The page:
Madelyn, an 9th grader from Pennsylvania, writes:
I've heard that you shouldn't end a sentence with a preposition. But I can't always figure out a way to avoid it without making the sentence sound really bad.
Such a smart girl! Of course you can't avoid it, and you shouldn't try. Show me someone who ruthlessly avoids ending sentences with prepositions, and I'll show you a really terrible writer.
This long-standing myth is a holdover from the days when the grammar police tried to make English into a Latin wannabe. As a result, generations of schoolkids were taught to never end a sentence with a preposition. But nowadays all good writers, editors, teachers and style guides accept that this non-rule should not be enforced. Truth is, it can't be enforced.
In natural, spoken English, we constantly end sentences with prepositions. She was acting goofy when Justin was around. He didn't know what he was up against. I need a friend I can count on. Now, I suppose I could say, I need a friend on whom I can count. But then I'd probably attract the sort of insufferable, uptight friends who sit around trying not to end their sentences with prepositions.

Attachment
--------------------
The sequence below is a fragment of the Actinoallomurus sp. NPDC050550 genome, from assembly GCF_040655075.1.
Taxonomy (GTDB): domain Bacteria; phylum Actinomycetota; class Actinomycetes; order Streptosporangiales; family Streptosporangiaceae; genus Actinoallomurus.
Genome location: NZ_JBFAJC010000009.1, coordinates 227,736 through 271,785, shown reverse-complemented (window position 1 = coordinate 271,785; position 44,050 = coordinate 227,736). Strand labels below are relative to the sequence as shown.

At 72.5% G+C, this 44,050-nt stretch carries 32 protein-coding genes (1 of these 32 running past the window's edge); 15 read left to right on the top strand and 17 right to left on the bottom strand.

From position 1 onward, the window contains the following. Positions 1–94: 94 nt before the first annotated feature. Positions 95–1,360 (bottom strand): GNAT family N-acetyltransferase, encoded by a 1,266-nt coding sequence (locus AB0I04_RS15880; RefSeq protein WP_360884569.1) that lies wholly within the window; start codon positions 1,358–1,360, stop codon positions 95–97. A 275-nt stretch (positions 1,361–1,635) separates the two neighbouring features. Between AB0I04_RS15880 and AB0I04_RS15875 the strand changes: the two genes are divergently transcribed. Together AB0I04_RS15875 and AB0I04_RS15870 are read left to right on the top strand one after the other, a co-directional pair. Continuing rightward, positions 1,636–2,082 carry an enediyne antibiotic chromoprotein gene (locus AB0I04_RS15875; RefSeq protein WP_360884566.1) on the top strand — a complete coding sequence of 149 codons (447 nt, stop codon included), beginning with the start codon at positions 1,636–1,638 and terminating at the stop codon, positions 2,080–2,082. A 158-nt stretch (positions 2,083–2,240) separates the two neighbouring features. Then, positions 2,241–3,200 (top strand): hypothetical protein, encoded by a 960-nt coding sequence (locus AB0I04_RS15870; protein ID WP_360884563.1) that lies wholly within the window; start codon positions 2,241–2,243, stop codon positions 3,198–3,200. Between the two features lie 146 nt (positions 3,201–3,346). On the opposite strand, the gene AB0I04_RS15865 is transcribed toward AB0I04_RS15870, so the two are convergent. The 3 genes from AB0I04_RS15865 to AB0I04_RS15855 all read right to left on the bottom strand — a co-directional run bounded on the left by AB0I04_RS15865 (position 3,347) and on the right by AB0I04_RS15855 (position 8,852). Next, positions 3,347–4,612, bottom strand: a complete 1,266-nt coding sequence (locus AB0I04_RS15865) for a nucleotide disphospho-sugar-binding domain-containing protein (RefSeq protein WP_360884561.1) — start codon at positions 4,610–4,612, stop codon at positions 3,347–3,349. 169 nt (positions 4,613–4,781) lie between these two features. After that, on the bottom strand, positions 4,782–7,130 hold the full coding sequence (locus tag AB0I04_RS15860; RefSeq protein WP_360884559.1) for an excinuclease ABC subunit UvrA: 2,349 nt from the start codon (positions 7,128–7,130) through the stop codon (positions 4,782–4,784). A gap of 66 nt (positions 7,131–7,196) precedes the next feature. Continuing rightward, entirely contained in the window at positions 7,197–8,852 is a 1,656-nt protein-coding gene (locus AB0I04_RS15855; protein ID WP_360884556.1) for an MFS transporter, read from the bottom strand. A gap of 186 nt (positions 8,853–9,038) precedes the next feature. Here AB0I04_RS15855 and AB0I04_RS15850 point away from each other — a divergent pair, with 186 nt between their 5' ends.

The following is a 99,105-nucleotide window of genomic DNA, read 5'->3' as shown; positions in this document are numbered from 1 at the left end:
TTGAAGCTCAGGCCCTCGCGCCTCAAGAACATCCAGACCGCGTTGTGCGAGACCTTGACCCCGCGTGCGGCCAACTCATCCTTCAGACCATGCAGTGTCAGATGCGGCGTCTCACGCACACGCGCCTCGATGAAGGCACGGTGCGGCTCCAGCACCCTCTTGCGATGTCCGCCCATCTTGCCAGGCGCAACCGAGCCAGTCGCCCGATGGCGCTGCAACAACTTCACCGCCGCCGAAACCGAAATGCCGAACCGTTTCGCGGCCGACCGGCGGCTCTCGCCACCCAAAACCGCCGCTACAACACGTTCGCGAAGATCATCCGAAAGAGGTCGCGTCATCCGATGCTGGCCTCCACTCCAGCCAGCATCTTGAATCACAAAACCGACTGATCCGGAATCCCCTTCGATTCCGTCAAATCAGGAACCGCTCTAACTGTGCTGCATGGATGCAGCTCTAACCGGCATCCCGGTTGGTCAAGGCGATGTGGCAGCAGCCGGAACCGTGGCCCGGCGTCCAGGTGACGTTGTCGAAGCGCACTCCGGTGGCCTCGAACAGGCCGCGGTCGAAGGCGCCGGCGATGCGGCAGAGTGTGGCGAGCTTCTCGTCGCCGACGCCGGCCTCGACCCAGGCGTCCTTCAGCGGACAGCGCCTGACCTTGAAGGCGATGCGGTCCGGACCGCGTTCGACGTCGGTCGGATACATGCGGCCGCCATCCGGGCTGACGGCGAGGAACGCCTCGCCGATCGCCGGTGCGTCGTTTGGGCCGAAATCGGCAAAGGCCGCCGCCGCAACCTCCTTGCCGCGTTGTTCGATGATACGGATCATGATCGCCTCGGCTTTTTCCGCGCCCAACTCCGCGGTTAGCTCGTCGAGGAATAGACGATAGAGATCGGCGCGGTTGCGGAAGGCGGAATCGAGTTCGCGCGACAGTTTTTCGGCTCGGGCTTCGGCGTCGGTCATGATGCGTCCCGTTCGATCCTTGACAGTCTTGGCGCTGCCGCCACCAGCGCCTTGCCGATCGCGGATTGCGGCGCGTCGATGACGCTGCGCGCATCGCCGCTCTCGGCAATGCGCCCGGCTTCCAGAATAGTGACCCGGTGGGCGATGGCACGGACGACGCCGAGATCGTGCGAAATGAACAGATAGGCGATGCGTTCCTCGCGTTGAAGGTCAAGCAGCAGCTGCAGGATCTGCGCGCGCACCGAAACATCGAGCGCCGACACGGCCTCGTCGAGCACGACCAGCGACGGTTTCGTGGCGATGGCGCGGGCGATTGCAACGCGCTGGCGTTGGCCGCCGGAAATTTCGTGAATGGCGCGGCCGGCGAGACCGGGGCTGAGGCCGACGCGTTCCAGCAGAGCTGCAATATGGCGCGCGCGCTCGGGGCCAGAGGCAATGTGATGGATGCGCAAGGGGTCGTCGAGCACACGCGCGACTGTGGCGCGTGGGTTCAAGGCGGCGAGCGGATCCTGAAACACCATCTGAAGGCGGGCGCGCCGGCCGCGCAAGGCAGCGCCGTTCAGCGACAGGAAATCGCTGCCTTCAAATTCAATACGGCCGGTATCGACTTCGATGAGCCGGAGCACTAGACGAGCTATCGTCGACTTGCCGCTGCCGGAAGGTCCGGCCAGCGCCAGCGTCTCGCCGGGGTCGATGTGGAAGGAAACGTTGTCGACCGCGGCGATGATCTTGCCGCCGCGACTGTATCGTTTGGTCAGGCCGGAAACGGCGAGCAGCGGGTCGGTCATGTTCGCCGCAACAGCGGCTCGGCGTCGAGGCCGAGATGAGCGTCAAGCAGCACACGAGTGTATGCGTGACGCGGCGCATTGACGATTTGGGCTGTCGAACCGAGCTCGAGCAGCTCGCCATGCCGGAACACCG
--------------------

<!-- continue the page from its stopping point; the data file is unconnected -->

Just think about how we ask questions. What are you waiting for? Which company does she work for? What were we talking about? What has she gotten herself into? Have you seen him around? Mind you, there are alternatives that would also work, such as For what are you waiting? Into what has she gotten herself?, but they can sound terribly pretentious and stiff. Good speech and good writing sounds natural. Trust your ear.
- There's no rule against ending a sentence with a preposition.
- On the other hand, a sentence often reads better when the preposition comes before the subject, so try it out both ways. Mixing things up will make your writing much more interesting and readable.
- Never end a sentence with a preposition that serves no purpose. This is where we're at. People, stop saying this! The preposition 'at' adds nothing here, so lose it. This is where we are. That's better.
- Know your audience. If you're writing an essay for a teacher who's a known stickler for the old-school way of doing things, then you'll need to play the game so your grades don't tank.
Brush up on grammar basics: